Here’s the first of, I suspect many responses to the story below, from UOSS’ Rainman. More will be posted as they come in.

In truth, I consider the statement that “PvPers are excluded from quests” to be a poorly-reached conclusion. The best events I’ve ever been too included tons of PvP, and I’ve been to several (during the ZOG/FoA story). IMO, OSI hasn’t really discriminated between the PvPer and the Roleplayer in terms of quests/events held. Yes, it is much more common to see Green Robes hanging around roleplaying cliques/circles, of that there can be no doubt.

The best conclusion for me, and I’ve stated this several dozen times, is that there simply aren’t enough quests to go around. There has been nearly nothing happening since early January of this year, and before that, bumping into a storyline quest took hours of waiting, and a quite bit of luck. In all likelihood the best reason for feeling excluded has little to do with the nature, location, and/or fiction involved with a quest, and more to do with the fact that there simply hasn’t been all that much going on. (read: NOTHING)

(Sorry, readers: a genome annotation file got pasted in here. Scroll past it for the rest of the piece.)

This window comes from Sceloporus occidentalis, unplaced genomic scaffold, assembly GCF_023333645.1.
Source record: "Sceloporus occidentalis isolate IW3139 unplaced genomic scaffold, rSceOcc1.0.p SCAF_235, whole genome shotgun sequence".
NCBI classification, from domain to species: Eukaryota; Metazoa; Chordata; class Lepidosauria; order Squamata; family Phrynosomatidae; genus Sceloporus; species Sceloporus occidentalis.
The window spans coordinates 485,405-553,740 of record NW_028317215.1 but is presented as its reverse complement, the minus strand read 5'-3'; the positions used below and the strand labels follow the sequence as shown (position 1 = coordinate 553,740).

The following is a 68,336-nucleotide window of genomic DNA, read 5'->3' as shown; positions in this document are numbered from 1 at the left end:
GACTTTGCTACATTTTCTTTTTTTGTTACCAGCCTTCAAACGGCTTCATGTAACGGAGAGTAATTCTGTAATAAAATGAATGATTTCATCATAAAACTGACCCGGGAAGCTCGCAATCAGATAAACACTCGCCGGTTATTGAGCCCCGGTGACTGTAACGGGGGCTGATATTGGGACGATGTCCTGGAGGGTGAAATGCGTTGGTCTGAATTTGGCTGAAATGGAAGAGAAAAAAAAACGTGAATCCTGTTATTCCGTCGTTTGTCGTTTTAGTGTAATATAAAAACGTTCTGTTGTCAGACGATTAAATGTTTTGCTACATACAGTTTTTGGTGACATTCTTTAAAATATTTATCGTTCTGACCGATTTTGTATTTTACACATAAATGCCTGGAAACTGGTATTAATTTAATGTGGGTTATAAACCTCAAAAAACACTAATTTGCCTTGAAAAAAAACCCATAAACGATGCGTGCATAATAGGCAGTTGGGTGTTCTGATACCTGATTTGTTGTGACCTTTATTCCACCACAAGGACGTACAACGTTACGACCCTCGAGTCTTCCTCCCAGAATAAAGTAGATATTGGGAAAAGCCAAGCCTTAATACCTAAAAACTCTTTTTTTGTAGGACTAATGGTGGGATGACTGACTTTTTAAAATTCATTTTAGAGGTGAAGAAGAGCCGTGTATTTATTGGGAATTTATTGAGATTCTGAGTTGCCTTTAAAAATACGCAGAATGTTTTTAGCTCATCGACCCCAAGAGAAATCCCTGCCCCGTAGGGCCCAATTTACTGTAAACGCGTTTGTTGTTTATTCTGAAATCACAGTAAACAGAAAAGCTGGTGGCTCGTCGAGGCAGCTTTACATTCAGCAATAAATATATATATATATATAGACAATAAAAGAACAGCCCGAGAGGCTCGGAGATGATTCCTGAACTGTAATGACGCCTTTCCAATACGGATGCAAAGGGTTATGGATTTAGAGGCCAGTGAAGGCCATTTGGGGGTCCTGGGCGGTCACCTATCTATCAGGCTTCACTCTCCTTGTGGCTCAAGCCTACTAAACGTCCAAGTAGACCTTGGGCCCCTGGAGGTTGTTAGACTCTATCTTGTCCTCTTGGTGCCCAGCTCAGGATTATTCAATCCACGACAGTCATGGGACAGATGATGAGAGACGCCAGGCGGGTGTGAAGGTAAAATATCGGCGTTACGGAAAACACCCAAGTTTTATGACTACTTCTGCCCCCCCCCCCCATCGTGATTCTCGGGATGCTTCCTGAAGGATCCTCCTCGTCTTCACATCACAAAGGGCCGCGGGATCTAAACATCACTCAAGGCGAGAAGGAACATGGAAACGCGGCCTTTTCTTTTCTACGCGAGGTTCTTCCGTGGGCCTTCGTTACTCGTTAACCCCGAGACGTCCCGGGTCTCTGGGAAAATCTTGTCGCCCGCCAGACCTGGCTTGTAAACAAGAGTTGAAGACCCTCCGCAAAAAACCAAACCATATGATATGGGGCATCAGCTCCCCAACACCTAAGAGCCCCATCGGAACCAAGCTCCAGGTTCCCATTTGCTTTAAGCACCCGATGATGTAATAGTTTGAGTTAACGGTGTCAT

For those who have seen the quests given, and have noticed a tendency to shun PvP, I have a different answer…

PvP, in it’s most common forms in UO, is disruptive to the fiction most seers and IGM’s attempt to provide. PvP in UO commonly involves waiting until that person 5 steps away from you is near death, then throwing that last energy bolt and looting them. It involves waiting until someone accidentally goes grey, and then gang-banging them for their stuff. It involves a plethora of underhanded yet effective ways to relieve people of their items. This is not something that I necessarily scorn or hate. But one fact remains: